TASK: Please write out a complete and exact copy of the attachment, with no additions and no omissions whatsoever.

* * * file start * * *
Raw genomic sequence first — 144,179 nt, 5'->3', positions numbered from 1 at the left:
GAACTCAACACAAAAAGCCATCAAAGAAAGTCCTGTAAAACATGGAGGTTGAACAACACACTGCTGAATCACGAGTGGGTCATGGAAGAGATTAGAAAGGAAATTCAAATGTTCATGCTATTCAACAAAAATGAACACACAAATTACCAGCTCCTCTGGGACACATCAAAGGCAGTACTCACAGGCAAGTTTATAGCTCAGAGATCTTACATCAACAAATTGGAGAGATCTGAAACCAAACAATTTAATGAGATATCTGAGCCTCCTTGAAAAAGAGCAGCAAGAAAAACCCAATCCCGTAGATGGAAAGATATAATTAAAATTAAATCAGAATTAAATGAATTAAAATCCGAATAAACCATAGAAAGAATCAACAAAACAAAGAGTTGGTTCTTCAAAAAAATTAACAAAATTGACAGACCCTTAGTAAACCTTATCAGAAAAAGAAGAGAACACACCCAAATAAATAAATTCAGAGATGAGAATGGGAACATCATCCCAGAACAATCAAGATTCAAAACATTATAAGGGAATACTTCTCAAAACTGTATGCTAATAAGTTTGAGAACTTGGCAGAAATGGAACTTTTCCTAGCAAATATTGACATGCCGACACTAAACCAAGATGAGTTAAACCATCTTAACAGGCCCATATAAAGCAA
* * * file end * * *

Raw genomic sequence first — 144,179 nt, 5'->3', positions numbered from 1 at the left:
GAACTCAACACAAAAAGCCATCAAAGAAAGTCCTGTAAAACATGGAGGTTGAACAACACACTGCTGAATCACGAGTGGGTCATGGAAGAGATTAGAAAGGAAATTCAAATGTTCATGCTATTCAACAAAAATGAACACACAAATTACCAGCTCCTCTGGGACACATCAAAGGCAGTACTCACAGGCAAGTTTATAGCTCAGAGATCTTACATCAACAAATTGGAGAGATCTGAAACCAAACAATTTAATGAGATATCTGAGCCTCCTTGAAAAAGAGCAGCAAGAAAAACCCAATCCCGTAGATGGAAAGATATAATTAAAATTAAATCAGAATTAAATGAATTAAAATCCGAATAAACCATAGAAAGAATCAACAAAACAAAGAGTTGGTTCTTCAAAAAAATTAACAAAATTGACAGACCCTTAGTAAACCTTATCAGAAAAAGAAGAGAACACACCCAAATAAATAAATTCAGAGATGAGAATGGGAACATCATCCCAGAACAATCAAGATTCAAAACATTATAAGGGAATACTTCTCAAAACTGTATGCTAATAAGTTTGAGAACTTGGCAGAAATGGAACTTTTCCTAGCAAATATTGACATGCCGACACTAAACCAAGATGAGTTAAACCATCTTAACAGGCCCATATAAAGCAA